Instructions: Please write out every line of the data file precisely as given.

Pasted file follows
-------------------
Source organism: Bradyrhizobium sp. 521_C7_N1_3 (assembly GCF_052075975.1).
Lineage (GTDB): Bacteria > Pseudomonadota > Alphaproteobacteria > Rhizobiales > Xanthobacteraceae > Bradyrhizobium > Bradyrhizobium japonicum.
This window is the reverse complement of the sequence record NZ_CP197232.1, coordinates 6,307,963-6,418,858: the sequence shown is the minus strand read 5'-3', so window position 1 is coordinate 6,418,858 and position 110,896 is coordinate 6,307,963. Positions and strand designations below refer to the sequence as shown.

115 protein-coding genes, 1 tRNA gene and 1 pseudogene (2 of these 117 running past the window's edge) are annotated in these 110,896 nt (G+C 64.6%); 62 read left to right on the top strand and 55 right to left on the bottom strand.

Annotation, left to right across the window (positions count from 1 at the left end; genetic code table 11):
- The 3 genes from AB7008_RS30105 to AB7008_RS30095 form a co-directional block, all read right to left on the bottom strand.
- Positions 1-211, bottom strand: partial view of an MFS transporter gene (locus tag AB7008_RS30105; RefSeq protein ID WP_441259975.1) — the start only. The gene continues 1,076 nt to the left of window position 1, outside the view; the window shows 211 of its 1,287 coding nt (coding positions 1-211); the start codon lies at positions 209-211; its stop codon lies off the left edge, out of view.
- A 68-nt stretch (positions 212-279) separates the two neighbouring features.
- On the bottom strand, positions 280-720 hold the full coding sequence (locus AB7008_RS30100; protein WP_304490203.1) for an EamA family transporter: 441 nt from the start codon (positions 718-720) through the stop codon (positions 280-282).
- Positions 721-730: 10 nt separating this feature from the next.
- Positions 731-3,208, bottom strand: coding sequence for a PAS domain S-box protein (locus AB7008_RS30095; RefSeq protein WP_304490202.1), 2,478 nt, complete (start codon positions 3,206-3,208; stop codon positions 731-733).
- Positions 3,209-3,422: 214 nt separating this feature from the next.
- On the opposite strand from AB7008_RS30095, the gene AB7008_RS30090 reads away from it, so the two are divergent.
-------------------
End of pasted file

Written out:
Source organism: Bradyrhizobium sp. 521_C7_N1_3 (assembly GCF_052075975.1).
Lineage (GTDB): Bacteria > Pseudomonadota > Alphaproteobacteria > Rhizobiales > Xanthobacteraceae > Bradyrhizobium > Bradyrhizobium japonicum.
This window is the reverse complement of the sequence record NZ_CP197232.1, coordinates 6,307,963-6,418,858: the sequence shown is the minus strand read 5'-3', so window position 1 is coordinate 6,418,858 and position 110,896 is coordinate 6,307,963. Positions and strand designations below refer to the sequence as shown.

115 protein-coding genes, 1 tRNA gene and 1 pseudogene (2 of these 117 running past the window's edge) are annotated in these 110,896 nt (G+C 64.6%); 62 read left to right on the top strand and 55 right to left on the bottom strand.

Annotation, left to right across the window (positions count from 1 at the left end; genetic code table 11):
- The 3 genes from AB7008_RS30105 to AB7008_RS30095 form a co-directional block, all read right to left on the bottom strand.
- Positions 1-211, bottom strand: partial view of an MFS transporter gene (locus tag AB7008_RS30105; RefSeq protein ID WP_441259975.1) — the start only. The gene continues 1,076 nt to the left of window position 1, outside the view; the window shows 211 of its 1,287 coding nt (coding positions 1-211); the start codon lies at positions 209-211; its stop codon lies off the left edge, out of view.
- A 68-nt stretch (positions 212-279) separates the two neighbouring features.
- On the bottom strand, positions 280-720 hold the full coding sequence (locus AB7008_RS30100; protein WP_304490203.1) for an EamA family transporter: 441 nt from the start codon (positions 718-720) through the stop codon (positions 280-282).
- Positions 721-730: 10 nt separating this feature from the next.
- Positions 731-3,208, bottom strand: coding sequence for a PAS domain S-box protein (locus AB7008_RS30095; RefSeq protein WP_304490202.1), 2,478 nt, complete (start codon positions 3,206-3,208; stop codon positions 731-733).
- Positions 3,209-3,422: 214 nt separating this feature from the next.
- On the opposite strand from AB7008_RS30095, the gene AB7008_RS30090 reads away from it, so the two are divergent.